We recently spoke at SUNY Plattsburgh to the Health Promotion and Social Justice class, a group of sophomore RN students. 65 young men and women meet weekly as part of their nursing training. The course catalogue states that students will “explore self-perspectives on health and risk behaviors, gaining an understanding of their contribution to health. The experience of diverse individuals and family access to health is examined within a framework of social justice. Students engage in ethical decision making as they explore how the dimensions of environment, upstream thinking and health policy relate to health promotion. The underlying dynamics of health, such as self-efficacy, genomics and resilience are studied. Students explore the impact of cultural, social and ethnic diversity on health promotion. Evidence-based strategies to achieve healthy people in healthy communities is integrated.” If any of our readers want to renew their faith in this generation, visit a college class, particularly, this class. These young scholars were engaged, intelligent, and hopeful. Their enthusiasm and commitment to social justice was evident in their responses and approach to being a part of the healing professions.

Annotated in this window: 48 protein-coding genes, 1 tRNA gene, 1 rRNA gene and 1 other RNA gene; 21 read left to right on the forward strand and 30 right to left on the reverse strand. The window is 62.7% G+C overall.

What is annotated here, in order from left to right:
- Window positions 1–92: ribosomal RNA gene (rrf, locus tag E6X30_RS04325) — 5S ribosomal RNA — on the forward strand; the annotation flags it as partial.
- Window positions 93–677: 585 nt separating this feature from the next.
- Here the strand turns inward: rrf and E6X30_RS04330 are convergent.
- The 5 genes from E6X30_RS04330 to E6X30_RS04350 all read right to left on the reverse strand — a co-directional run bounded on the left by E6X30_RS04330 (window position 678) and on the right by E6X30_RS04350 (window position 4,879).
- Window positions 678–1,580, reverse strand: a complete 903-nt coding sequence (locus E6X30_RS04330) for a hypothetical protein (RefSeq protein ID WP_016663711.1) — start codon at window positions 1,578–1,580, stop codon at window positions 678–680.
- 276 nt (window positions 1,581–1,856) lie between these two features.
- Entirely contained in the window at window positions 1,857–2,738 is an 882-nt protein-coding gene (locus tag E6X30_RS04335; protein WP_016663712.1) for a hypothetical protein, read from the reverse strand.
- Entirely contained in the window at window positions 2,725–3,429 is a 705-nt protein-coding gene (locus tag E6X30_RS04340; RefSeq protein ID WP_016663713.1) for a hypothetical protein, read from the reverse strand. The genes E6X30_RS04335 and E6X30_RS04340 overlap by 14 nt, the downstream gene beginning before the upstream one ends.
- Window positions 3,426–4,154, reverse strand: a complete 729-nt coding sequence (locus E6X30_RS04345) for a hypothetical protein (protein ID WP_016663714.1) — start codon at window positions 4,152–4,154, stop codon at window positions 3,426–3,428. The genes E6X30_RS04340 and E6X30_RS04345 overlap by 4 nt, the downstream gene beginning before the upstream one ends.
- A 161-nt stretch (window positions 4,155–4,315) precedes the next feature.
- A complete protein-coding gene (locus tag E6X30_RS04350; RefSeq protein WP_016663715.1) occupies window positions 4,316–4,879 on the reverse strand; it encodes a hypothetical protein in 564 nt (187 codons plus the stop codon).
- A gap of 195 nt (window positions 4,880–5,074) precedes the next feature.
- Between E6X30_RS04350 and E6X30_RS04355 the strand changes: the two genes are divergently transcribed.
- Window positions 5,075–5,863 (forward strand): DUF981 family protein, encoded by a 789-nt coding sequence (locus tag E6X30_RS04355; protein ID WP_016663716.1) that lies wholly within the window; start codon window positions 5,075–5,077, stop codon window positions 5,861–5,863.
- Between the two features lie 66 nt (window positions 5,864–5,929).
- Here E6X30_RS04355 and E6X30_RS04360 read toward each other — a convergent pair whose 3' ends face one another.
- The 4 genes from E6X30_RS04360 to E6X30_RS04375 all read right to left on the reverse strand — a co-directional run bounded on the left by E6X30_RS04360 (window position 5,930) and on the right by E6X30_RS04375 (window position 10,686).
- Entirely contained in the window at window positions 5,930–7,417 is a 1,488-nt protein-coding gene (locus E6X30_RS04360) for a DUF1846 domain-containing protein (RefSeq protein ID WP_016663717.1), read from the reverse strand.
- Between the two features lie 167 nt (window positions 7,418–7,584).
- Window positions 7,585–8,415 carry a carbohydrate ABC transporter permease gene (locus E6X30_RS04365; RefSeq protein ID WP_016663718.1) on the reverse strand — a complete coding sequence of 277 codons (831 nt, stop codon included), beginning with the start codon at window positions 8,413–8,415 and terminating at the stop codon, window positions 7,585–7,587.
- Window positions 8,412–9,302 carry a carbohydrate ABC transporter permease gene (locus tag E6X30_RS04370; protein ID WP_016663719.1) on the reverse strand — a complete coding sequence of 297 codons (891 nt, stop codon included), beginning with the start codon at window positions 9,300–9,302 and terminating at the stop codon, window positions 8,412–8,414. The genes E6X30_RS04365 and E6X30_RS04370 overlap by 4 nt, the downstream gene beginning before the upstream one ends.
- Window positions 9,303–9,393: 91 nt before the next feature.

The goal of our interactive talk was to discuss how we get to know our clients in a Life Coaching relationship and the parallels of creating a healing relationship in a nursing setting. We believe that relationships are often forged during the immediate ‘first impression’ stage. So, we began with a “hello” and a quick exercise; “We know you have been paying close attention to us, watching and wondering, since we walked in, so, on the corner of your note page, write down your first impressions of us (Sally and Michele), good, bad, or indifferent. They were very receptive to this exercise and immediately began writing and discreetly eyeing us from their tiered seating in Yokum Hall. We told them we would revisit these notes later in the hour. We began our presentation with a brief over view of who we are, what we do, and why we are passionate about our work. We invited the students to participate in an hour of professional communication and relationship building. About 15 minutes in, we asked them to revisit their impressions and write what they thought of us now, asking if anyone would like to share. Some had kept their initial impressions and some had changed; the point being that as much as we try not to judge, we do. Having an open mind and being nonjudgmental is a learned skill, a choice. Practicing it makes it work! We will still have that inner commentary, but we won’t fall into believing those initial interpretations of another person or situation. We can learn to temper our judgment with the opportunity to get to know someone, before a real lasting impression is made.